Oranges are orange, water is wet, and observability is a best SRE practice. Applications today comprise of multiple independent sub-systems in the form of distributed microservices, that are in the case of containerization, more ephemeral. Having visibility of these individual components, their performance and behaviors is key in designing and maintaining efficient and resilient applications.

Observability means the ability to quickly and easily gain meaningful insights into a software system running in production. There are a lot of components that come under the umbrella of observability. Different projects can have different forms of observability. But a few of the basic ones are listed and briefly explored in this post.


Monitoring is the most basic component that makes up observability. Every application has its own set of metrics that ought to be monitored. But each application should at least monitor the following, ‘The Golden Metrics’ as Google calls them.

  • Traffic

Traffic is the amount of requests that your application is handling. Essentially it is measured and represented in Requests per second (RPS) or Queries per second (QPS) over time.

  • Error Rate

Error rate is the percentage of error responses (4xx/5xx) being served to the incoming traffic. It is helpful to measure this metric in terms of percentage of the total requests. This metric might give you an indication of a failure in some part of the application.

  • Latency

Users today expect applications to be super fast and responsive. Most of the latency comes from the application code, hence it is better to have a check on this metric of your system. Measuring the average latency is fine but it does not always give an accurate representation of overall user experience. Having a graph of percentile latencies on the other hand gives a much better picture. The trends of 50th percentile (median), 90th percentile and 99th percentile give much better insights into the overall UX.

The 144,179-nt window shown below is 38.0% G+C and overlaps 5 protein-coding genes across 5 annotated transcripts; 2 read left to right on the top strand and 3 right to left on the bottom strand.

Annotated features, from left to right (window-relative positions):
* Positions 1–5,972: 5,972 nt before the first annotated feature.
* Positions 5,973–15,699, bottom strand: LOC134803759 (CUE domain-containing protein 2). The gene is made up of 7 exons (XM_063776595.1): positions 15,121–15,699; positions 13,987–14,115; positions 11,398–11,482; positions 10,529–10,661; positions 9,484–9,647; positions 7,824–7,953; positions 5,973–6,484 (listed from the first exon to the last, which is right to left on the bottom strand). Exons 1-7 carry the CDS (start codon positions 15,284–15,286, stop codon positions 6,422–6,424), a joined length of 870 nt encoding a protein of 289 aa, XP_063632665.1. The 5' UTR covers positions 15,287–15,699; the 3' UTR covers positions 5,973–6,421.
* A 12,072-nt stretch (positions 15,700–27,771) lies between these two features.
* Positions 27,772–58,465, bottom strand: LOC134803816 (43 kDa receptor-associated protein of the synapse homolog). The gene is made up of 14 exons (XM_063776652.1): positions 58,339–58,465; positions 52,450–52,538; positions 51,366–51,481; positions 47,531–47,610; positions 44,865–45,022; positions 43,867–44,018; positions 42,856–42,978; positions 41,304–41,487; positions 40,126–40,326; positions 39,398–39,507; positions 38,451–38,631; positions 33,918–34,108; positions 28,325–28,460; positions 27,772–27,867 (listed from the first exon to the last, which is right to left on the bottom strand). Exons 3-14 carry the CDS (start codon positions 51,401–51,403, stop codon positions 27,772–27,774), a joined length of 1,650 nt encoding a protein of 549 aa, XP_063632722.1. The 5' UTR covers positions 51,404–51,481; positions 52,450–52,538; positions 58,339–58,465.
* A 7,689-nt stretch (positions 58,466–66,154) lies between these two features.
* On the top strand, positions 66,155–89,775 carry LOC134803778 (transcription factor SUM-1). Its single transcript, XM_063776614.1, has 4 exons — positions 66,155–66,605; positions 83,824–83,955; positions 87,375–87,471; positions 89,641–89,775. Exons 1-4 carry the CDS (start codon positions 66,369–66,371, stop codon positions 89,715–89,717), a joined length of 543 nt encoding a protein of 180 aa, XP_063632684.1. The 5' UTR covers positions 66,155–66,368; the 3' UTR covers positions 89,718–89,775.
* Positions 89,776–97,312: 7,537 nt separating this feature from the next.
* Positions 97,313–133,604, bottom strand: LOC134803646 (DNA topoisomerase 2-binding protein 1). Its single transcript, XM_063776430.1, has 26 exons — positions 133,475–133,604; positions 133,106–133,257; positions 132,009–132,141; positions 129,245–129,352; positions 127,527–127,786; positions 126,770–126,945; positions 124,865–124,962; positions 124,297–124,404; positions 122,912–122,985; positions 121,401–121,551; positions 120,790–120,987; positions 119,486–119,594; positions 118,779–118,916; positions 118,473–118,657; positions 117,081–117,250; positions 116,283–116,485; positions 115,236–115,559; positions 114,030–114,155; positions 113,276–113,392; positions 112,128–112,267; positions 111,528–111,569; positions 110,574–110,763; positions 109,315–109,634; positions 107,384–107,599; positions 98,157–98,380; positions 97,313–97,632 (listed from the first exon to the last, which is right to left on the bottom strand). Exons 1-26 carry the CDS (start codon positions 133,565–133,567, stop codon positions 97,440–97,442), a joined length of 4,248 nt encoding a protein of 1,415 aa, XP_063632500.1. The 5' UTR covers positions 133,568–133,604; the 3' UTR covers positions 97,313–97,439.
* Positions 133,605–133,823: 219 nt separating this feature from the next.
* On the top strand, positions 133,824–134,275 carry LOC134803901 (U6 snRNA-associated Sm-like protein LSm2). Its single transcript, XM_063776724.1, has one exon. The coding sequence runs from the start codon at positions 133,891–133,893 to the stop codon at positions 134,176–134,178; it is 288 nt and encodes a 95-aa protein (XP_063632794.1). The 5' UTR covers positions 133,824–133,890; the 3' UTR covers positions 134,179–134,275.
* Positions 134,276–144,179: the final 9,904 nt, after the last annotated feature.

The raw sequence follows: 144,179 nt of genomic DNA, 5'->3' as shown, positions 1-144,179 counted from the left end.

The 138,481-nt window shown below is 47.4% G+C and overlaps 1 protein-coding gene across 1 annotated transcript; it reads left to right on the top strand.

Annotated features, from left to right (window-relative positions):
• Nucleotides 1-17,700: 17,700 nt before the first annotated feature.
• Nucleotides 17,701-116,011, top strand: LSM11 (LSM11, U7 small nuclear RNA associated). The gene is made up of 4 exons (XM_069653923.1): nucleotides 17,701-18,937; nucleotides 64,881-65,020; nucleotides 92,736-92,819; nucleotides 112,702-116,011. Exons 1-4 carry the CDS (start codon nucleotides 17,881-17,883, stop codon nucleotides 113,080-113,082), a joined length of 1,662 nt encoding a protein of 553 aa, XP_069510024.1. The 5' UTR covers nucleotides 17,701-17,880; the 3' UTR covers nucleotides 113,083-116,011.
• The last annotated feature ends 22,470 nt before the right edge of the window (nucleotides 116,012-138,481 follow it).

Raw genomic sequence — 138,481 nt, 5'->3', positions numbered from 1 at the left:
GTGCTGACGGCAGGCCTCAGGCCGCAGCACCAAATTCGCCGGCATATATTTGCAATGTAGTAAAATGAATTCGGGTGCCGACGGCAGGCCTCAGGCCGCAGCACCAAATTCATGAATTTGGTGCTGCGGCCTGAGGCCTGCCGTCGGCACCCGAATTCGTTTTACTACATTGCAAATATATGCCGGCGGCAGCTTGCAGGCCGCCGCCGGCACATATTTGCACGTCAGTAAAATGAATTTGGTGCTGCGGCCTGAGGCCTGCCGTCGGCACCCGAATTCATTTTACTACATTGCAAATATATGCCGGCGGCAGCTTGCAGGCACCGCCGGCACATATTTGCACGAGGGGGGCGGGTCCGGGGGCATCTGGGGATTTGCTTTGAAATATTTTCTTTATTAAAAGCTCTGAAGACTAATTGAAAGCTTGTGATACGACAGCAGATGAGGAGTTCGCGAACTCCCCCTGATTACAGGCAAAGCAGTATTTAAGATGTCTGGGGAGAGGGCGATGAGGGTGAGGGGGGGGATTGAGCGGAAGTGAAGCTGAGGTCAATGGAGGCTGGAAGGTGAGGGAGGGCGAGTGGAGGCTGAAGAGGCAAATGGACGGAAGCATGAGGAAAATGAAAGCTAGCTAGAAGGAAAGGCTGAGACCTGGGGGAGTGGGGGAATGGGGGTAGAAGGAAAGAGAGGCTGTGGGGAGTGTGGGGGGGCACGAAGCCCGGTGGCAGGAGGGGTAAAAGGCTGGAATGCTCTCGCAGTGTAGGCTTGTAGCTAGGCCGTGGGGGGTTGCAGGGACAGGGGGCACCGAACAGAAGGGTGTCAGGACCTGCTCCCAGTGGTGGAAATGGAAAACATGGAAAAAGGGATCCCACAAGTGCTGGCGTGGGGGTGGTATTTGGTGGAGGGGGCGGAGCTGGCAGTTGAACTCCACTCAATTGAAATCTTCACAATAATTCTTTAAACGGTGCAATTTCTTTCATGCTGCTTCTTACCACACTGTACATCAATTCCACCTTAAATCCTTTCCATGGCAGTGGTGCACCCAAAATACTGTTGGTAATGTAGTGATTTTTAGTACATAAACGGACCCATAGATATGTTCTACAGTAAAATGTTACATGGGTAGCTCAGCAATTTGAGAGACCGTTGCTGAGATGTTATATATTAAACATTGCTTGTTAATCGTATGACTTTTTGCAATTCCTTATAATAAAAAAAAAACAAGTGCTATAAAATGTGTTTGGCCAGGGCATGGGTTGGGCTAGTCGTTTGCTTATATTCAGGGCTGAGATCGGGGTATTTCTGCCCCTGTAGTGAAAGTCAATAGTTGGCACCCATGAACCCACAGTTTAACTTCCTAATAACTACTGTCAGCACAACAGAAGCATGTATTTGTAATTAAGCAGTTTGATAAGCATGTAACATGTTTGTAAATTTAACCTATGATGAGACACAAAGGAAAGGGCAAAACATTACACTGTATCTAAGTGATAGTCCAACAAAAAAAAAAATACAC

• Saturation

This is a custom and complex metric that is solely defined by the application itself. The point of saturation is the limit of some resource at which the application plummets straight to the ground. It can be a single or a combination of Percentage CPU utilization, Memory usage, Network bandwidth, etc. This metric can also be used as a signal to the service autoscaler. It can also be used to trigger alarms and warrant human intervention.


Monitoring dashboards with graphs of all the metrics are a great start on the path to complete Observability. But at times, when the application needs to be debugged for some corner-case, monitored metrics by themselves are just not enough. Thankfully, Application Logs come in handy in this situation.

An application should log all of the incoming requests. There are a lot of plug and play loggers that are available for different web application frameworks. Morgan and Winston loggers are such examples for Node.js. These logs can be kept in the form of structured data that later makes it easy to find and perform operations on it. The retention period of these logs should be a reasonable amount of time, too. Logging can uncover trends in which the users of a service are interacting with it.


Here come a lot of TLAs (three-letter acronyms). They stand for Service Level Indicators, Objective and Agreement respectively.

An SLI is some metric that represents the performance of the system at any given time, it is also known as an SLA metric. E.g the amount of traffic that it is handling, throughput, error rate, availability etc. On the other hand, SLO is like an accumulation of SLI over a certain amount of time. In terms of calculus, it could be said that SLO is the integral of SLI over some period of time. SLOs are meant for the engineering and DevOps teams. They set the objectives for the internal teams for things like availability, etc. In contrast, SLAs are for more external facing roles. They are generally for use by the marketing and legal departments. SLAs are the performance metrics expected by the user of the service.


  1. Site Reliability Engineering by Google.
  2. Distributed Systems Observability by Cindy Sridharan.